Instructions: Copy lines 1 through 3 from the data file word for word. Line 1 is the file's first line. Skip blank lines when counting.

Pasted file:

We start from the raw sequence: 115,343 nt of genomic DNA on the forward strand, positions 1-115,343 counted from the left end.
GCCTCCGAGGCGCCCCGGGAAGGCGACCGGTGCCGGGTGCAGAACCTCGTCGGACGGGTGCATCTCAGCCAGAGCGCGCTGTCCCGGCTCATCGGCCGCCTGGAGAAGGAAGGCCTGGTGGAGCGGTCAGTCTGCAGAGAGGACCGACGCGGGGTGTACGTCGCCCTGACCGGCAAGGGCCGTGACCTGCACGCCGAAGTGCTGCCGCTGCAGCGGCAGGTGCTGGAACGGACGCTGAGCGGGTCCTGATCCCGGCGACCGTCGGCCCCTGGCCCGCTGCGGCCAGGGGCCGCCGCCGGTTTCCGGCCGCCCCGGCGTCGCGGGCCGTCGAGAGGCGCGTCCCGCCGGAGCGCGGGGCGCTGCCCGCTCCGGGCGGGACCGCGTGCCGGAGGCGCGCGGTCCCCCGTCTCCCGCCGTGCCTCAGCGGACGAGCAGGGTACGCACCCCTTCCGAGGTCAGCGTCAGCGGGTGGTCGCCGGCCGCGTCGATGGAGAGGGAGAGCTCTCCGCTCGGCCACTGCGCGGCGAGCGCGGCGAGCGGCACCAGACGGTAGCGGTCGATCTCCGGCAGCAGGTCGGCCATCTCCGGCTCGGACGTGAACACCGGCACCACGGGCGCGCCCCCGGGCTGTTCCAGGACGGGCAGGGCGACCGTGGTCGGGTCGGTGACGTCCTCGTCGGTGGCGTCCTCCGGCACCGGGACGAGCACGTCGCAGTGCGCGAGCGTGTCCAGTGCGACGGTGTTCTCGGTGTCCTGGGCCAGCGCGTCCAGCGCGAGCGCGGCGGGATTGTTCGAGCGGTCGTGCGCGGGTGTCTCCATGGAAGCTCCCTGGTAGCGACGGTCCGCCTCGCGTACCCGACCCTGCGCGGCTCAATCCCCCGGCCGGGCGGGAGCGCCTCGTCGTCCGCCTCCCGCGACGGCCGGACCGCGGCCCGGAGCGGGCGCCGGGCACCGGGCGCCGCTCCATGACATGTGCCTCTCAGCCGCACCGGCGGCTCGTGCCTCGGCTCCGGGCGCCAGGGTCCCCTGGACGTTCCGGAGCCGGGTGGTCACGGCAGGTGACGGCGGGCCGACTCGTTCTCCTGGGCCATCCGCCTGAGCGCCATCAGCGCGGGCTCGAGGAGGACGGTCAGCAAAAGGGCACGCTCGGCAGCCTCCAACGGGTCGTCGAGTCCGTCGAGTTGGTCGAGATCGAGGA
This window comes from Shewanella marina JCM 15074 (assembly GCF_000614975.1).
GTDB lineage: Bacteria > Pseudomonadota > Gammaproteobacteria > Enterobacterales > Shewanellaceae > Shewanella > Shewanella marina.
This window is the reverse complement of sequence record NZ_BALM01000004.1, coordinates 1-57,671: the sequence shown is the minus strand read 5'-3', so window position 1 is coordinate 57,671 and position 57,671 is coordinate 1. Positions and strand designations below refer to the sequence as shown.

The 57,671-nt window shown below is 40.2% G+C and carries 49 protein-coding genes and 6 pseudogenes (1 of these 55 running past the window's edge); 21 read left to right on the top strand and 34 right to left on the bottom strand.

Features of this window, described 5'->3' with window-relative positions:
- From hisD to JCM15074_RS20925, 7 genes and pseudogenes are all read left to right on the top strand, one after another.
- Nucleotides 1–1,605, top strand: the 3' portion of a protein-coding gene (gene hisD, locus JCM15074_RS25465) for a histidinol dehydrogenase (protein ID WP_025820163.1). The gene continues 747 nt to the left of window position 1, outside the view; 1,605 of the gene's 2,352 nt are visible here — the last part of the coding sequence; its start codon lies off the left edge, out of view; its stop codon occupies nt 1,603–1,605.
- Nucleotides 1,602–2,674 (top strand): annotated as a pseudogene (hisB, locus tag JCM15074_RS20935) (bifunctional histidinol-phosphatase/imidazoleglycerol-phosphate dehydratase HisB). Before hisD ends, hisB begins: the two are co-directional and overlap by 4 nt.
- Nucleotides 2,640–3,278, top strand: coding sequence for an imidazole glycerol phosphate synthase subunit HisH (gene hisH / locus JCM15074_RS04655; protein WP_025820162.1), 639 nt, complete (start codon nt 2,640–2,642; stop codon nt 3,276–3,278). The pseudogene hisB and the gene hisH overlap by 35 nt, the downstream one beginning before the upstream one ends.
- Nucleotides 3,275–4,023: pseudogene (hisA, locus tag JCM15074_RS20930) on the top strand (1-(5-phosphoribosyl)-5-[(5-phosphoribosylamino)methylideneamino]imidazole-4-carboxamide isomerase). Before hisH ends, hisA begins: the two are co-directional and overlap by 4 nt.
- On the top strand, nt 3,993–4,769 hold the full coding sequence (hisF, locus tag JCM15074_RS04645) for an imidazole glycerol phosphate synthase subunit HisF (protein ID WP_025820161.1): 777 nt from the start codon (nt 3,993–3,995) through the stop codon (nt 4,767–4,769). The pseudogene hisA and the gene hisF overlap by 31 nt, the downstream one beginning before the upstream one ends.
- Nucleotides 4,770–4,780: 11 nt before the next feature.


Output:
We start from the raw sequence: 115,343 nt of genomic DNA on the forward strand, positions 1-115,343 counted from the left end.
GCCTCCGAGGCGCCCCGGGAAGGCGACCGGTGCCGGGTGCAGAACCTCGTCGGACGGGTGCATCTCAGCCAGAGCGCGCTGTCCCGGCTCATCGGCCGCCTGGAGAAGGAAGGCCTGGTGGAGCGGTCAGTCTGCAGAGAGGACCGACGCGGGGTGTACGTCGCCCTGACCGGCAAGGGCCGTGACCTGCACGCCGAAGTGCTGCCGCTGCAGCGGCAGGTGCTGGAACGGACGCTGAGCGGGTCCTGATCCCGGCGACCGTCGGCCCCTGGCCCGCTGCGGCCAGGGGCCGCCGCCGGTTTCCGGCCGCCCCGGCGTCGCGGGCCGTCGAGAGGCGCGTCCCGCCGGAGCGCGGGGCGCTGCCCGCTCCGGGCGGGACCGCGTGCCGGAGGCGCGCGGTCCCCCGTCTCCCGCCGTGCCTCAGCGGACGAGCAGGGTACGCACCCCTTCCGAGGTCAGCGTCAGCGGGTGGTCGCCGGCCGCGTCGATGGAGAGGGAGAGCTCTCCGCTCGGCCACTGCGCGGCGAGCGCGGCGAGCGGCACCAGACGGTAGCGGTCGATCTCCGGCAGCAGGTCGGCCATCTCCGGCTCGGACGTGAACACCGGCACCACGGGCGCGCCCCCGGGCTGTTCCAGGACGGGCAGGGCGACCGTGGTCGGGTCGGTGACGTCCTCGTCGGTGGCGTCCTCCGGCACCGGGACGAGCACGTCGCAGTGCGCGAGCGTGTCCAGTGCGACGGTGTTCTCGGTGTCCTGGGCCAGCGCGTCCAGCGCGAGCGCGGCGGGATTGTTCGAGCGGTCGTGCGCGGGTGTCTCCATGGAAGCTCCCTGGTAGCGACGGTCCGCCTCGCGTACCCGACCCTGCGCGGCTCAATCCCCCGGCCGGGCGGGAGCGCCTCGTCGTCCGCCTCCCGCGACGGCCGGACCGCGGCCCGGAGCGGGCGCCGGGCACCGGGCGCCGCTCCATGACATGTGCCTCTCAGCCGCACCGGCGGCTCGTGCCTCGGCTCCGGGCGCCAGGGTCCCCTGGACGTTCCGGAGCCGGGTGGTCACGGCAGGTGACGGCGGGCCGACTCGTTCTCCTGGGCCATCCGCCTGAGCGCCATCAGCGCGGGCTCGAGGAGGACGGTCAGCAAAAGGGCACGCTCGGCAGCCTCCAACGGGTCGTCGAGTCCGTCGAGTTGGTCGAGATCGAGGA
This window comes from Shewanella marina JCM 15074 (assembly GCF_000614975.1).